Another risk-reducer or valuation-builder, depending on how you look at it, is a business plan. If the company has a business plan that the investor can look at, you should get a more reliable indication of the company’s strengths, weaknesses, opportunities, and threats. The buyer can decide if s/he agrees with the business plan’s assessment, and decide to accept the plan or to modify it so that it more closely reflects the buyer’s assumptions. The business plan unquestionably affects future ROI, because you need to know your goals and objectives for acquiring the business, as well as the strategies and tactics for where you’re going to take this business in the future. Never buy a business expecting status quo will continue. It never does.
Now that we have both historic view and a forward looking view are we done? Not quite.
Remember that multiples come in a spread—three to five times EBITDA in our example above. The investor’s forward-looking ROI calculates return for a purchase price of 3X EBITDA to be 35% ROI. At this level the buyer should be excited about making the deal. For a purchase price of 5X EBITDA the buyer ROI drops to 19%. This is a good return but for some buyers may not be compelling enough. So we run sell-side and buy-side tests and we still do not have a clear quantitative measure of what a fair and agreeable to both sides price may be. Should it be left to negotiations, and let the better negotiator win?
You can apply additional measures to gauge the location of the company on the price range offered by financial based models. The situation is graphically presented below.
Instead of reviewing the entire spectrum of prices, we can more or less confine our focus to what we call “Reasonable Price Range.” It is safe to say that the better companies will fetch a better price while the not-so-good companies will yield a lower price. To determine the location of a specific company on the curve we need some additional information, however. What distinguishes high value vs. minimum value? Below are some of the factors that affect business value:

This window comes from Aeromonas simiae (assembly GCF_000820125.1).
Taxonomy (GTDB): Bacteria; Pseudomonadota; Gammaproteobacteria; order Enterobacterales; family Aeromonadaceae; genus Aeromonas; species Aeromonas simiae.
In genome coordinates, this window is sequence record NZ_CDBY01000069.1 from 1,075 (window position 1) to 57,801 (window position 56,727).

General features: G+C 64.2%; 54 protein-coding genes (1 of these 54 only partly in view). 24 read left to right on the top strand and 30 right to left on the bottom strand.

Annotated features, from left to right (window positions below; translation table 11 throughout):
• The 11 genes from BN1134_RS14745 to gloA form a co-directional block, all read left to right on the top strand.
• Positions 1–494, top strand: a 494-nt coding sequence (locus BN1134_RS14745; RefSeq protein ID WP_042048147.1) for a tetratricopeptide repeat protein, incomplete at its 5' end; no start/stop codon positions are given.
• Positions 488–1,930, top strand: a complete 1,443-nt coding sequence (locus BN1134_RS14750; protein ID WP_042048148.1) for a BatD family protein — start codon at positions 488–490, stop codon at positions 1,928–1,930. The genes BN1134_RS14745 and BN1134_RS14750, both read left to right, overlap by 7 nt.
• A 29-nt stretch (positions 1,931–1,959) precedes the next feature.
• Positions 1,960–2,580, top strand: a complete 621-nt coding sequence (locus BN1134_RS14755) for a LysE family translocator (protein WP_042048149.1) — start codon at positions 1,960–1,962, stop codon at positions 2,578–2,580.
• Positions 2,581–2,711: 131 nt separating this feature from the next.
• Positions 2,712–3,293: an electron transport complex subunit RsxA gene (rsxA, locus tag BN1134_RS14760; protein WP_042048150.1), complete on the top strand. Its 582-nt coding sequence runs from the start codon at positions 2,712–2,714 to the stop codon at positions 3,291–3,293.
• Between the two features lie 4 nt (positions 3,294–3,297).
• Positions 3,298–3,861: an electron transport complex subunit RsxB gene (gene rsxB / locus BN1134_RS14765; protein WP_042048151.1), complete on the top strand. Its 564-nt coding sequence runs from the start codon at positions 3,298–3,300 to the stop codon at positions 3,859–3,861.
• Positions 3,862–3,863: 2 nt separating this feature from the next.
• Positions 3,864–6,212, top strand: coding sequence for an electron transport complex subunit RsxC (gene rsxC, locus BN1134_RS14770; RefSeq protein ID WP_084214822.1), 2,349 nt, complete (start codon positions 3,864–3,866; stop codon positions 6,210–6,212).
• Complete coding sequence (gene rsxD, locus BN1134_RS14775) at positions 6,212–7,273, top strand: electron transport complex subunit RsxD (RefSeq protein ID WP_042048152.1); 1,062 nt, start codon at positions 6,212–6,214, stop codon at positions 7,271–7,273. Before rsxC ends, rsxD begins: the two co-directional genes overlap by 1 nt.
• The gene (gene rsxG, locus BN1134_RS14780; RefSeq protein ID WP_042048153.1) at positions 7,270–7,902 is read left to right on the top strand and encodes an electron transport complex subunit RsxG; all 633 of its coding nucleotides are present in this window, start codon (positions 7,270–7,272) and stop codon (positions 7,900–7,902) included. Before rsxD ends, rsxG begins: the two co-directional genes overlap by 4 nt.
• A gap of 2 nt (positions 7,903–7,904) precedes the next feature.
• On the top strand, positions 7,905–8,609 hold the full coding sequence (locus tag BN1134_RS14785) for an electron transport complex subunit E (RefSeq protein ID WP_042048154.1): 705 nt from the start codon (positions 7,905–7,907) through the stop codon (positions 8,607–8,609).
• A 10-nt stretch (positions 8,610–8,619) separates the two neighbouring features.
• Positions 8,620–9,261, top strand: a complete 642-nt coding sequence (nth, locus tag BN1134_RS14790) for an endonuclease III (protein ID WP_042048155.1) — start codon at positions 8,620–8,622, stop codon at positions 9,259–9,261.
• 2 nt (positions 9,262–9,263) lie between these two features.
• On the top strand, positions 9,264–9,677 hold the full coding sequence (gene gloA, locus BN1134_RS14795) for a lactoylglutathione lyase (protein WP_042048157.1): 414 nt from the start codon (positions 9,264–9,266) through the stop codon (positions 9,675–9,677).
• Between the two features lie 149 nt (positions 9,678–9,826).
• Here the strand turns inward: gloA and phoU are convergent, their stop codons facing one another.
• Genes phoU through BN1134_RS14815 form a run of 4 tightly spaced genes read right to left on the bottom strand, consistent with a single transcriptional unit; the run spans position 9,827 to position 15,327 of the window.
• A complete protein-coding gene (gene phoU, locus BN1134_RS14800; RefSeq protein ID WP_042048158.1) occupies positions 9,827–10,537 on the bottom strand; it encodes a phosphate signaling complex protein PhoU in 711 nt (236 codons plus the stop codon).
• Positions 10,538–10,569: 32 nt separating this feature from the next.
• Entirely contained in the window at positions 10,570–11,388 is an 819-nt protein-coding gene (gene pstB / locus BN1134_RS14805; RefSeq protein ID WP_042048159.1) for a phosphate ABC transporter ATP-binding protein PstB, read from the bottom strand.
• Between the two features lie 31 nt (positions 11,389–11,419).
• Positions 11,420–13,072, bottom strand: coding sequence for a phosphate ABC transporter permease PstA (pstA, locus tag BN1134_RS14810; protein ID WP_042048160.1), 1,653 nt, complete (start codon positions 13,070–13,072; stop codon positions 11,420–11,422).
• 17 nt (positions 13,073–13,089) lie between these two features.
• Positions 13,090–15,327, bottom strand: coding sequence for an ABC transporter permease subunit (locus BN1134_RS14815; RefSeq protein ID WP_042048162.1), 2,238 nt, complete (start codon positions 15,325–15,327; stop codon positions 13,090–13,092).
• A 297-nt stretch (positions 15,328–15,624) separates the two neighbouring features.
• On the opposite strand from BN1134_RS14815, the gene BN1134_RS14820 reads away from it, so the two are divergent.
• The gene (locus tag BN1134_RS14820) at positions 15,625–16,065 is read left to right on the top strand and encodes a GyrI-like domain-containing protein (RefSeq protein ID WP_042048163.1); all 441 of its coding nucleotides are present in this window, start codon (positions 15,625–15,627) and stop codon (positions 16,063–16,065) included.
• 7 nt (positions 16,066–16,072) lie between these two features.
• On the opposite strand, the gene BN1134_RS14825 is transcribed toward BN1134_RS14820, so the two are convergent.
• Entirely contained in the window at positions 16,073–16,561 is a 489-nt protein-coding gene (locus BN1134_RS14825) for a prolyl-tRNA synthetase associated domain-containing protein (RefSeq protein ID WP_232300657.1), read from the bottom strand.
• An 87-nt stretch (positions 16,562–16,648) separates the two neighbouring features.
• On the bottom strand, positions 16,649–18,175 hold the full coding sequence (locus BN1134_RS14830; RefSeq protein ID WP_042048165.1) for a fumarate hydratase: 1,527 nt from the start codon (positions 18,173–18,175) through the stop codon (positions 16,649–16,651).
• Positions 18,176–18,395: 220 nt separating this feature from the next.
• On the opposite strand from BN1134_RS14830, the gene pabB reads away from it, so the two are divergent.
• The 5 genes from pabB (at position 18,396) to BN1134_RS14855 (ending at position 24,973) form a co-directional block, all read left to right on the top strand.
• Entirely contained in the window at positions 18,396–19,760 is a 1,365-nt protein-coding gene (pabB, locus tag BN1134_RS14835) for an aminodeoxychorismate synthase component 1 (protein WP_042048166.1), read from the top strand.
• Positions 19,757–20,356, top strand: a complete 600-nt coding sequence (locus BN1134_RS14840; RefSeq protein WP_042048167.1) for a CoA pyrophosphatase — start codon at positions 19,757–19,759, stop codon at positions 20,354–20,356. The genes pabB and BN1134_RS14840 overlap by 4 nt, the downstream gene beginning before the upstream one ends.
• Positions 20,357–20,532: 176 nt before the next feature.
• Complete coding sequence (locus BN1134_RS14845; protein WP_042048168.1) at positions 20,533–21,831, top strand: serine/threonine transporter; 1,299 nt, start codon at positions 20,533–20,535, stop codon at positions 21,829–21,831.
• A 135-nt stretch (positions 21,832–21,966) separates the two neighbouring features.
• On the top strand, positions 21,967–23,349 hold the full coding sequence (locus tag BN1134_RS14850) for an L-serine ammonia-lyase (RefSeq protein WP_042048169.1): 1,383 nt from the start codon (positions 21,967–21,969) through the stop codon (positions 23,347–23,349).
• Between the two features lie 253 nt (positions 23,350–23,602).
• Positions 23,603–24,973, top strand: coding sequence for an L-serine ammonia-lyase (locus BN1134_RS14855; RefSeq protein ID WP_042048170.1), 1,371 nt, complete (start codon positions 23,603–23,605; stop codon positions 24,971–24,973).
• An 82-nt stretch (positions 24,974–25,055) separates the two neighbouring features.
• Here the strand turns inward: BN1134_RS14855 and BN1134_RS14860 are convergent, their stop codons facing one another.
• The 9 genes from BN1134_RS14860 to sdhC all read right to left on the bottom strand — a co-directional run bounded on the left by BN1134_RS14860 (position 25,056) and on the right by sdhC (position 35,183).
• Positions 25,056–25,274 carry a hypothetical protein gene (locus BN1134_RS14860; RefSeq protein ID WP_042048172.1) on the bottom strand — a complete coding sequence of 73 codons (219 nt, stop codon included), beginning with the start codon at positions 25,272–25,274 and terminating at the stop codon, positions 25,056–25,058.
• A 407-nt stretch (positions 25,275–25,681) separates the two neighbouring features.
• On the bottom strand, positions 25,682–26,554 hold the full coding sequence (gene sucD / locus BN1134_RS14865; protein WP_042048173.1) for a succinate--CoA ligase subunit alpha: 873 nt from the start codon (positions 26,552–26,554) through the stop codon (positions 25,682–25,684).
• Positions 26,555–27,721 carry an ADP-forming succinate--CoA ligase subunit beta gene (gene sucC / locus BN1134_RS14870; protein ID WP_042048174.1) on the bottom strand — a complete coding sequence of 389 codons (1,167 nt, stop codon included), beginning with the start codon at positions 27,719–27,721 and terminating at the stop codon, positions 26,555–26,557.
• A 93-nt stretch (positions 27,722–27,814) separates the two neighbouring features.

- Management Team. Who are they? How are responsibilities allocated across the team? What experience do they have? How well do they work together?
- Decision Making Process. Is it ad hoc or is it a real process?
- Quality of the Financial Reports and the staff that generates them. Using quick-books does not equate to a CPA-audited financials.
- Controls — defined as measurements of the business’s non-financial performance. (Examples include on-time shipping or accurate order fulfillment; and the frequency of these measurements.)
- Legal Issues: Law suits on one side; and ‘good’ contracts with vendors, customers, and employees on the other.
- Internal Risks: employee motivation, safe work environment, training etc.
- Operational Procedures as a measure of efficiency and effectiveness.
These are some of the soft-side issues that affect business valuation. The point is: the better managed, operated, and organized a company is, the higher its value should be.
So we have reviewed three different approaches to valuation: sell-side, buy-side, and soft-side. These three approaches are exactly how Navocate’s valuation model has been developed:
- Historic performance (sell-side).
- Future-looking ROI based on deal structure (buy-side).
- Operational and risk assessment (soft-side).
All three of these components are blended to develop a range of market value in Navocate’s model.
Navocate provides Business Sales and Acquisitions services for Emerging Companies with revenues from $3M to $30M. Specifically Navocate focuses on the market segment above the business brokers and below investment banks. For more information please visit our website www.Navocate.com
Use the button below for a business valuation consultation...
 Created in 1937, Standard Industrial Classification is a system of four digit codes used to classify industries. The six digit NAICS replaced SIC in 1997. But the Securities and Exchange Commission still uses SIC.